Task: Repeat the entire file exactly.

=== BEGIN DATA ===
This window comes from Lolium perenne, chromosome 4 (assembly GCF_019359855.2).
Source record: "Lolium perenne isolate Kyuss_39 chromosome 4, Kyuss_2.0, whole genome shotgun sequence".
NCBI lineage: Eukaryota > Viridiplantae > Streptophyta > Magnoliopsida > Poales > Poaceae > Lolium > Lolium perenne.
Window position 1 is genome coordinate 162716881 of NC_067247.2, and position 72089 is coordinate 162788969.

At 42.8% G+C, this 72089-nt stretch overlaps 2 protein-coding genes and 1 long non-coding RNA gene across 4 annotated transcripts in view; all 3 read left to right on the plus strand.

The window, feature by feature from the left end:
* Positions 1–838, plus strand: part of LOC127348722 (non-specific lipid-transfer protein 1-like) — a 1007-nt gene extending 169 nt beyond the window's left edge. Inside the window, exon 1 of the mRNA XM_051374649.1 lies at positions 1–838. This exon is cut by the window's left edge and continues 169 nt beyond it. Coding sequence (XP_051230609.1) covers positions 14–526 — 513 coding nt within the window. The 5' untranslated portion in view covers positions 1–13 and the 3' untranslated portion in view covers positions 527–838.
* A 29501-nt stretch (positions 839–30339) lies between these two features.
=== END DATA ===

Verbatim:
This window comes from Lolium perenne, chromosome 4 (assembly GCF_019359855.2).
Source record: "Lolium perenne isolate Kyuss_39 chromosome 4, Kyuss_2.0, whole genome shotgun sequence".
NCBI lineage: Eukaryota > Viridiplantae > Streptophyta > Magnoliopsida > Poales > Poaceae > Lolium > Lolium perenne.
Window position 1 is genome coordinate 162716881 of NC_067247.2, and position 72089 is coordinate 162788969.

At 42.8% G+C, this 72089-nt stretch overlaps 2 protein-coding genes and 1 long non-coding RNA gene across 4 annotated transcripts in view; all 3 read left to right on the plus strand.

The window, feature by feature from the left end:
* Positions 1–838, plus strand: part of LOC127348722 (non-specific lipid-transfer protein 1-like) — a 1007-nt gene extending 169 nt beyond the window's left edge. Inside the window, exon 1 of the mRNA XM_051374649.1 lies at positions 1–838. This exon is cut by the window's left edge and continues 169 nt beyond it. Coding sequence (XP_051230609.1) covers positions 14–526 — 513 coding nt within the window. The 5' untranslated portion in view covers positions 1–13 and the 3' untranslated portion in view covers positions 527–838.
* A 29501-nt stretch (positions 839–30339) lies between these two features.